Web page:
A post card of the 800 block of Main St. Darby looking west toward Chester Pike. The postcard is from about 1930
Darby "Yellow" Cabs
Note: In 1926 the Darby Yellow cab Co. was sued by the Phila. Yellow Cab Co. over the name Yellow Cab. Darby claimed to have been using the name "Yellow" for years before Phila. and the name Yellow was the nickname of one of their first drivers. The article below is from the Chester Times.
NAMED DARBY CABS AFTER MAN
P. R. T. Complaint Against “Yellow” Taxis Develops Novel Excuse
That the word “Yellow” in the name “Darby Yellow Cab Company” is merely a nickname for the general manager of that company, was testified yesterday afternoon by Frank L. Leinhauser, trading as the Darby Yellow Cab Company, at a hearing in Philadelphia before Examiner Russell Wolfe of the Public Service Commission. The matter before the examiner was a complaint brought by the Yellow Cab Company of Philadelphia, a subsidiary of the P. R. T. against the Darby company, alleging that the latter was painting its cabs in the same color and design as those of the Philadelphia company and also objecting to the use of the words “Yellow Cab Company” in the defendant’s title.
It now appears that Mr. Leinhauser named his company for his former driver and present general manager, Earl Fettercliff, who since boyhood has borne the nickname of “Yellow” OR “Big Yellow.” The Darby Yellow Cab Company is now operating in the borough of Darby and vicinity under a certificate granted to Mr. Leinhauser last year. He has operated in that section since 1921.
While Mr. Leinhauser was on the witness stand he was asked how he came to adopt the work “Yellow” as a part of his company’s name. Harking back to the days when he was still new in the taxicab business, Mr. Leinhauser replied:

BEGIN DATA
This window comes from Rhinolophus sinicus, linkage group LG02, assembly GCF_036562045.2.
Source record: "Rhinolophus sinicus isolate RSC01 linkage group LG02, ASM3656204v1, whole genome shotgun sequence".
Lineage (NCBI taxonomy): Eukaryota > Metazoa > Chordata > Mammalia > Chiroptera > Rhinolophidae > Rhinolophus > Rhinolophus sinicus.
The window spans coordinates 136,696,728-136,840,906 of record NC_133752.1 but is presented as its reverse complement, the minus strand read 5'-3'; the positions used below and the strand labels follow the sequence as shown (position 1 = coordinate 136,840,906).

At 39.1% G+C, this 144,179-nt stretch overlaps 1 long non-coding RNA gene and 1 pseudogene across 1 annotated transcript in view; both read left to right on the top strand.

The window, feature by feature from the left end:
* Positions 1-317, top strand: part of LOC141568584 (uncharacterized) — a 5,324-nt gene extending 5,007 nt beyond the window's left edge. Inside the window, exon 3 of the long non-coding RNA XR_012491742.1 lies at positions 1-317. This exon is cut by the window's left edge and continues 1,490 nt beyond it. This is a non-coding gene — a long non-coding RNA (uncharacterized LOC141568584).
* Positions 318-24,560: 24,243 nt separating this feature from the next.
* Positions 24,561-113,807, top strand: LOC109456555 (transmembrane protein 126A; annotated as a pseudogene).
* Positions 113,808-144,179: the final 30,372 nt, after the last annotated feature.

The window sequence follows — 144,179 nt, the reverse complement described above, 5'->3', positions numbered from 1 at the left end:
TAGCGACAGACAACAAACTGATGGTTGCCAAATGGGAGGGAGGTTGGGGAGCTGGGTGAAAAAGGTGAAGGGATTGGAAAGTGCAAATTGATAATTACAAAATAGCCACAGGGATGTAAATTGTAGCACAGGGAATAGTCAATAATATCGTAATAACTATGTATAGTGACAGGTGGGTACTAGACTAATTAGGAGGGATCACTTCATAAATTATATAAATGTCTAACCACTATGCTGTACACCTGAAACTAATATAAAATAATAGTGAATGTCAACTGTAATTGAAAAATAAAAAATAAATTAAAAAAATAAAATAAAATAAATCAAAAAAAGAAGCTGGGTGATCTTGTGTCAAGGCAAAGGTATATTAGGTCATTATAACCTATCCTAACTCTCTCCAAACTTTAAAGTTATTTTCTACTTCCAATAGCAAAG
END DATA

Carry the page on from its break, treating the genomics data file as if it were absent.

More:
“At that time I had a fellow driving who was known by all the people in that locality as “Yellow.”
What was his real name?” the examiner asked.
“Earl Fetterolff,” replied Mr. Leinhauser. In further statements he said that as a result of his driver’s nickname his bus service had always been known as the “Yellow.” “It was always known as “Yellow” ever since I operated it,” he declared emphatically. Upon further questioning he said that Mr. Fetterolff was now his general manager.
Mr. Fetterolff later backed up Mr. Leinhauser’s statement. “I have had that nickname since I was 10 years old,” he said. He also said that the service had been operating as the Darby Yellow Cab Company since 1921.
About the time that the P. R. T. Company bought out the Yellow Cab Company of Philadelphia, it was contended that the particular kind of orange yellow that distinguishes Yellow taxis was worth about $1,000,000. Mr. Leinhauser was asked yesterday to describe the color of his yellow taxis.
“The top,” he replied, “is a light green and the body a sort of lemon color, a real light yellow.” On each cab appears the name Darby Yellow Cab Company, and in the front is a lighted sign bearing the word “Darby,” he said.
Counsel for the Yellow Cab Company attempted to show that Leinhauser’s cabs have been operating not only in Darby and vicinity, the field authorized by his certificate, but also in Philadelphia. Mr. Leinhauser replied that his drivers were not supposed to pick up any passengers outside of his district, under penalty of discharge. He admitted that there were times when he thought it was quite proper to send his cabs into Philadelphia for passengers.
In the course of this examination of Mr. Leinhauser, Examiner Wolfe remarked: I don’t believe this man started on any deliberate campaign to invade Philadelphia.